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Aug 20, 2019 |
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Free Vienna Special Edition

We are delighted to introduce this Special Edition of the Journal of Analytical Psychology in which we have gathered together some of the best papers written in the last few years related to the subject of the Vienna Congress – ‘Encountering the other: within us, between us and in the world’. We will keep the introduction brief and simply signpost the links to our theme.

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We have chosen Tom Singer’s paper to start the collection, as he shares his own personal journey, almost archetypical in its theme, of moving from the introverted self-exploration of early Jungian analysis to the analyst engaging as a ‘citizen of the world’. An early dream heralds this development.

Yehuda Abramovitch’s lively paper interrogates and challenges how we see the other - what we project onto and into them, how we ‘invent the enemy’, often with profound personal and political consequences, although sometimes this also serves a good purpose.

Bringing the discussion into the consulting room, Ruth Calland’s paper interrogates the issues of power, race and intimacy in her work with a bi-racial patient, and takes us to the heart of these issues, and how we engage with them in ourselves and in our consulting rooms. Ruth is refreshingly candid about her struggles and projections and how she and her patient worked with them.

Gražina Gudaitė explores the interplay between subjective and objective, inner and outer, individual and collective, in a fascinating study that included the recounting of a ‘healing moment’ in the psychotherapy of patients. This was part of an innovative qualitative research project conducted over many years at Vilnius University.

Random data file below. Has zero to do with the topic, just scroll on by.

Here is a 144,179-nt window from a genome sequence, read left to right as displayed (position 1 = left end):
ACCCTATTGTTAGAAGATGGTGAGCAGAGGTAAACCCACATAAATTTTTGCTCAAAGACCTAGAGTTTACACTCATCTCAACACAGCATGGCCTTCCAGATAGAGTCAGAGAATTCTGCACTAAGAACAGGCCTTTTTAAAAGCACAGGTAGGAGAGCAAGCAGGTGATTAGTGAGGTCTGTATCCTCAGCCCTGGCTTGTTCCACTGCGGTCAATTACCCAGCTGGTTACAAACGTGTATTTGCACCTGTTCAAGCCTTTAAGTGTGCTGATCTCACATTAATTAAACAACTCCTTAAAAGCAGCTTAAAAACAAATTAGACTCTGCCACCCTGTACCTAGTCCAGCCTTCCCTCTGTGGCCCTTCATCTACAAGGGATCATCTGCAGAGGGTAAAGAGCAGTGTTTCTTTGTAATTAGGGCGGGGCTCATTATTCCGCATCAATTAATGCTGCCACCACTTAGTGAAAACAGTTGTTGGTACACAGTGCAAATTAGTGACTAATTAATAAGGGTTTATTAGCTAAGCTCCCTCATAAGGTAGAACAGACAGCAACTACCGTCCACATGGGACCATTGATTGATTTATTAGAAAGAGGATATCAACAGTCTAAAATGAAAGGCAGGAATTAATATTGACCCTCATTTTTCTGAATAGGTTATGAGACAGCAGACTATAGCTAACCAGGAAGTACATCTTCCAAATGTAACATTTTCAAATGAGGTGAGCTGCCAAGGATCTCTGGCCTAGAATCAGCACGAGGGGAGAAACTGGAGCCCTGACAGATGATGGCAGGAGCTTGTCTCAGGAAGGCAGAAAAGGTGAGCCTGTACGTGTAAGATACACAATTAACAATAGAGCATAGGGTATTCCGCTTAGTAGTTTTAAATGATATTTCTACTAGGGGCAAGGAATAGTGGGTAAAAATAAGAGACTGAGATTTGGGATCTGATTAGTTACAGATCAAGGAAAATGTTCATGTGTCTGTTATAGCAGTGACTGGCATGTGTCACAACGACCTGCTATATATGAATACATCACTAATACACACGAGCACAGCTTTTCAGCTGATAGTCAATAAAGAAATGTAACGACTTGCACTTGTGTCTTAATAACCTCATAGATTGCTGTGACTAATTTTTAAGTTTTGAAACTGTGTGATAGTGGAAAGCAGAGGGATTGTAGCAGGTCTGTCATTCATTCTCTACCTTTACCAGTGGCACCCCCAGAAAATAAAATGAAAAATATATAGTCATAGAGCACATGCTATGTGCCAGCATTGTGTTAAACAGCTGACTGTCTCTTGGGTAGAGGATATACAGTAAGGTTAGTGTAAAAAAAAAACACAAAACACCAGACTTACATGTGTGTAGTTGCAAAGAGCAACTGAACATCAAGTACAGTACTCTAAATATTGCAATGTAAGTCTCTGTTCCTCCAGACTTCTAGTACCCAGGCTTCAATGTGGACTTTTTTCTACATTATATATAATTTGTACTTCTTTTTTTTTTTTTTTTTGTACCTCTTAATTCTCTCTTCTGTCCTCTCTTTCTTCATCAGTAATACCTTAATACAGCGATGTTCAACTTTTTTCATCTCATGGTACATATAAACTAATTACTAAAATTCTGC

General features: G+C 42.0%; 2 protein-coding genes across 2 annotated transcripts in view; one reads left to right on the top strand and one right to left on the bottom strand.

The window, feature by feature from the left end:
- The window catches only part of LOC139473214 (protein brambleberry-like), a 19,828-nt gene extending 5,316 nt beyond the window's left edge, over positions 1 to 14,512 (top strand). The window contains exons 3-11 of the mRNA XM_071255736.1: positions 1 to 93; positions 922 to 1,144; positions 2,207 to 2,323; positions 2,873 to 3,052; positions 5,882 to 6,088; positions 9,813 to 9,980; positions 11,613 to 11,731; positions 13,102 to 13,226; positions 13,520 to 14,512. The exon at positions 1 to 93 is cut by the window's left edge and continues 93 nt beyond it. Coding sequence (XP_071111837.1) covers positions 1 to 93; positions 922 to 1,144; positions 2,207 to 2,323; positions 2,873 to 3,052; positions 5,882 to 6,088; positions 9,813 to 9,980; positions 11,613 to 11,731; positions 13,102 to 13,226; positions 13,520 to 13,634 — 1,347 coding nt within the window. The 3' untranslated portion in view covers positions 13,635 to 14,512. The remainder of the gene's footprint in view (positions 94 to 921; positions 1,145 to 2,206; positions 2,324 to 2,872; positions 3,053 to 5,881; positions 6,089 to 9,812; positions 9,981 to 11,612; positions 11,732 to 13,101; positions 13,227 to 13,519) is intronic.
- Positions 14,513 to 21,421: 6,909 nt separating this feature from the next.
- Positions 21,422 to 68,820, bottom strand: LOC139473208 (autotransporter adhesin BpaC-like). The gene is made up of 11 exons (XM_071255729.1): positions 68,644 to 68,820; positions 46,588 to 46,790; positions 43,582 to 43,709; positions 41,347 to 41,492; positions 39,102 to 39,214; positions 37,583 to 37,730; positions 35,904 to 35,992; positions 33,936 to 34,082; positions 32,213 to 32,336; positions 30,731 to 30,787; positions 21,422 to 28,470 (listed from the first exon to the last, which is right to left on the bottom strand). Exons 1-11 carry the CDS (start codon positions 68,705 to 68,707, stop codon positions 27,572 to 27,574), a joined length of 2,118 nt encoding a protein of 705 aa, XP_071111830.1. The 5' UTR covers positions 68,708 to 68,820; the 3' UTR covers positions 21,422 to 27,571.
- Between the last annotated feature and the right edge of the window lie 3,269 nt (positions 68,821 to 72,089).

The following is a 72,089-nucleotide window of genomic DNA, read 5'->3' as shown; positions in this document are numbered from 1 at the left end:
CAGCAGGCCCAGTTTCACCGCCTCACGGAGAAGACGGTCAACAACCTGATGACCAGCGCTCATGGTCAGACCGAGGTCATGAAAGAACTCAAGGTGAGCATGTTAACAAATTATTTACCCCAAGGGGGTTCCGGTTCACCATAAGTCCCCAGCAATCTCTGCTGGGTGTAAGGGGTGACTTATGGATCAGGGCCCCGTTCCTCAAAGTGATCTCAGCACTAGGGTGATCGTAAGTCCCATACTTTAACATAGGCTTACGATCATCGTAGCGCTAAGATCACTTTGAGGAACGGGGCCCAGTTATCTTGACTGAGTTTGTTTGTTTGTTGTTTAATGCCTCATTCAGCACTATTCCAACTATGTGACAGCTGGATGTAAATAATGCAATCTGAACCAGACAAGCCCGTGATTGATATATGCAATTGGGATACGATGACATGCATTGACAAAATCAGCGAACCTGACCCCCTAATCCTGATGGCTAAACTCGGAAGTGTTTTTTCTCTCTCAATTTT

Back in the consulting room, Alessandra Cavalli’s important paper describes, in exceptional detail, the way that identification with the other can curtail the individual’s development. In this case Alessandra describes a three-year-old boy’s identification with his ‘lost’ mother (he underwent a crucial separation from her whilst she underwent a double mastectomy before he had completed weaning) and how this identification needed to be relinquished in order for him to be able to move on and become 'me'.

Henrique Pereira documents a more culturally-based struggle, where the new generation, having had permissive, liberal parents and thus not having had to face a ‘confronting other’ in relation, and in distinction, to whom they can define themselves, struggle to find their way. He outlines how depression can ensue.

Danutė Gailienė turns to the situation when the totalitarian other, in this case the state, has oppressed and annihilated the individual. Her fascinating and detailed research shows, amongst other things, how those who opposed the oppression, if they were able to survive (and tragically many many people did not), fare better psychologically than those who complied with the former regime.

Finally, we have Gus Cwik’s plenary paper from the previous IAAP Congress, held in Kyoto, which unfolds the relationship between self and other in the analytic process, exploring how, as Jung described in his study of the Rosarium, an analytic third is formed. Gus looks at the way there is true interplay between self and other in this process, through use of reverie and associative dreaming, and use of what appears in the mind of the analyst while in session.

It is particularly gratifying that the authors represented here come from all over the globe, a tradition we are keen to maintain.

Marcus West and Tom Kelly
Co-Editors-in-Chief

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